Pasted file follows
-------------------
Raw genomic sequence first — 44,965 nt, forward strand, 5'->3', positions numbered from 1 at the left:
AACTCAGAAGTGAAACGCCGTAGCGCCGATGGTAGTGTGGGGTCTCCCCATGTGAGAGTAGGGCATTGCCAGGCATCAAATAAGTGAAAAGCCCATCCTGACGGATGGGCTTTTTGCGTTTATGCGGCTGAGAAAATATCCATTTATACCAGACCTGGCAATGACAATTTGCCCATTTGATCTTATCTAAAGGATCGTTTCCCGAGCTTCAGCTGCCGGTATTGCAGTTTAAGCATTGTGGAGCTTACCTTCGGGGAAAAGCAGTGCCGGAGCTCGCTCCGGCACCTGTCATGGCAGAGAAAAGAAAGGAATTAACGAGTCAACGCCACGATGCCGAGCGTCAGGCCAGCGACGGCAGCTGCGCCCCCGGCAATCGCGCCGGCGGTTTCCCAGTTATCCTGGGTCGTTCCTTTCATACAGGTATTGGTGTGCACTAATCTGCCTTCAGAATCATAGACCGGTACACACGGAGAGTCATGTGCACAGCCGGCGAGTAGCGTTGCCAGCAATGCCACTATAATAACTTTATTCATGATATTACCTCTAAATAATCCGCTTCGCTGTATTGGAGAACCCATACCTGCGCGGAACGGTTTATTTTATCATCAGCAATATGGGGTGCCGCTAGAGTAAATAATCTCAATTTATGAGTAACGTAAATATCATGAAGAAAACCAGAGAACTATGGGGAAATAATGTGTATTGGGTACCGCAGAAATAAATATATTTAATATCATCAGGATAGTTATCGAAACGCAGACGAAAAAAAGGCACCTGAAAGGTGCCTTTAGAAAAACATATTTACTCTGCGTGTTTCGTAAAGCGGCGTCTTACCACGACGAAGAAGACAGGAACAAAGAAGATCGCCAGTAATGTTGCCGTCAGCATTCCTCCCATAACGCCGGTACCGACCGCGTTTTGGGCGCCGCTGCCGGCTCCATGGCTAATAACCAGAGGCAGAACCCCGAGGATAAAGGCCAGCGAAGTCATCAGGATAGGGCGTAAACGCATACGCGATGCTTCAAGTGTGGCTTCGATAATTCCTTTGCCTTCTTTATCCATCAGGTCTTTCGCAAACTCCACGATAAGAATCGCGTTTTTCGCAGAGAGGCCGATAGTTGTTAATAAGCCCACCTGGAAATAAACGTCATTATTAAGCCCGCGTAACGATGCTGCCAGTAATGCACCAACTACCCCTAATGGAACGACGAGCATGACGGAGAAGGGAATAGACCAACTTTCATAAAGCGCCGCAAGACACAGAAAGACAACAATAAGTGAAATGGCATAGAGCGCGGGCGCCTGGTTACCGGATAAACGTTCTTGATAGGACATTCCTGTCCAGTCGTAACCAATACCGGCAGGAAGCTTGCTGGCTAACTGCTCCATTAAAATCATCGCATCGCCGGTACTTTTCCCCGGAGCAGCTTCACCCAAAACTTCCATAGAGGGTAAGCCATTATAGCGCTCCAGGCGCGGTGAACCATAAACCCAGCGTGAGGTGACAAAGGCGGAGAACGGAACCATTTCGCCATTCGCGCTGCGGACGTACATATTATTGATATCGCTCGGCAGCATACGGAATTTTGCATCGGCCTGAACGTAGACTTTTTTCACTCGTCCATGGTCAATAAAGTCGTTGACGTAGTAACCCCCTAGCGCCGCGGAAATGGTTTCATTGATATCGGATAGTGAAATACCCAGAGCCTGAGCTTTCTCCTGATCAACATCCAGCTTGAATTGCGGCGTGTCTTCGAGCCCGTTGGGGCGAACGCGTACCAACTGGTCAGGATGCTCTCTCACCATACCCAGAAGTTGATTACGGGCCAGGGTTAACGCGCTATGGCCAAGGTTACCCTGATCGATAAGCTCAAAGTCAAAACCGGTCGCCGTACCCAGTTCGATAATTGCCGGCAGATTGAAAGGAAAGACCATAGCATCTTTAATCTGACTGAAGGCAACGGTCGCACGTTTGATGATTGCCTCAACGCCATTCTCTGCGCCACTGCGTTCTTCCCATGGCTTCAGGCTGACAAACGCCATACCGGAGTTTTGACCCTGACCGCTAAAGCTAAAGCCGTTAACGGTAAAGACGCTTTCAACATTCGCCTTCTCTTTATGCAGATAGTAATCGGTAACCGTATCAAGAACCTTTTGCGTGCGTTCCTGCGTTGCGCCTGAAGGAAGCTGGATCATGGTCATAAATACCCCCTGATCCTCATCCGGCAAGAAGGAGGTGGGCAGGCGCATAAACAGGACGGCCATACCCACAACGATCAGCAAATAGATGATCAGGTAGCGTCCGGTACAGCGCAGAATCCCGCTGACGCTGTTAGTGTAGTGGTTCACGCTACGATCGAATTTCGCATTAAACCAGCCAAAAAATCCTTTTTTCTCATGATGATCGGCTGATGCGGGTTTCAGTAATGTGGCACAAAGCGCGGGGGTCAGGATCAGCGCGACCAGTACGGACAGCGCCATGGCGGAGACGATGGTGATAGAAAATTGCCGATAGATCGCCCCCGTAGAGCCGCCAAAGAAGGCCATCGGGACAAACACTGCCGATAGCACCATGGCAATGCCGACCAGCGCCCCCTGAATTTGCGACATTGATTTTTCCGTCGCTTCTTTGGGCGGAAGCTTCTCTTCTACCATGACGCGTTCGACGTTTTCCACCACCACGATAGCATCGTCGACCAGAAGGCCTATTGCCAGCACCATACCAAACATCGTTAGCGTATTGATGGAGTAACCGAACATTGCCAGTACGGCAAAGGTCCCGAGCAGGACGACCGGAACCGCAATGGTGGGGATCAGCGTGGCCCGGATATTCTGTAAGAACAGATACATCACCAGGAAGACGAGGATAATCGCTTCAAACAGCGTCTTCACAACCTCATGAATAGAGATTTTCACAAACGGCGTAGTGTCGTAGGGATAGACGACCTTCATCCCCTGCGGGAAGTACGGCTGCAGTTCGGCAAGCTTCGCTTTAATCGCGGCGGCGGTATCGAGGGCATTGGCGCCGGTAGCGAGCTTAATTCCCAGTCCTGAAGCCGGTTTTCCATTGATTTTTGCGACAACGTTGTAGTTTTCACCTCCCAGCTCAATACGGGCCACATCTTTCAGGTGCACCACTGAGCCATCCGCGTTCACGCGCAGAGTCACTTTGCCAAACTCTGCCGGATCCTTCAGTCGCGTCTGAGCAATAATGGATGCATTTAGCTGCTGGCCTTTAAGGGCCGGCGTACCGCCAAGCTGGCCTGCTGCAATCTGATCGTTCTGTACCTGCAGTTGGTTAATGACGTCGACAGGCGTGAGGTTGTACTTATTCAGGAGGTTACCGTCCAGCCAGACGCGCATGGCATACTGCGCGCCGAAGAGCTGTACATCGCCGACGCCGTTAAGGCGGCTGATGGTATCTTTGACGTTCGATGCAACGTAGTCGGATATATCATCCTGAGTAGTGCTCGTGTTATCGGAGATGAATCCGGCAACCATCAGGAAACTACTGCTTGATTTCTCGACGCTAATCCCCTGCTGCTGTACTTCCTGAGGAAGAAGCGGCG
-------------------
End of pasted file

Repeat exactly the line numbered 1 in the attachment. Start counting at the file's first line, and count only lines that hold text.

Raw genomic sequence first — 44,965 nt, forward strand, 5'->3', positions numbered from 1 at the left: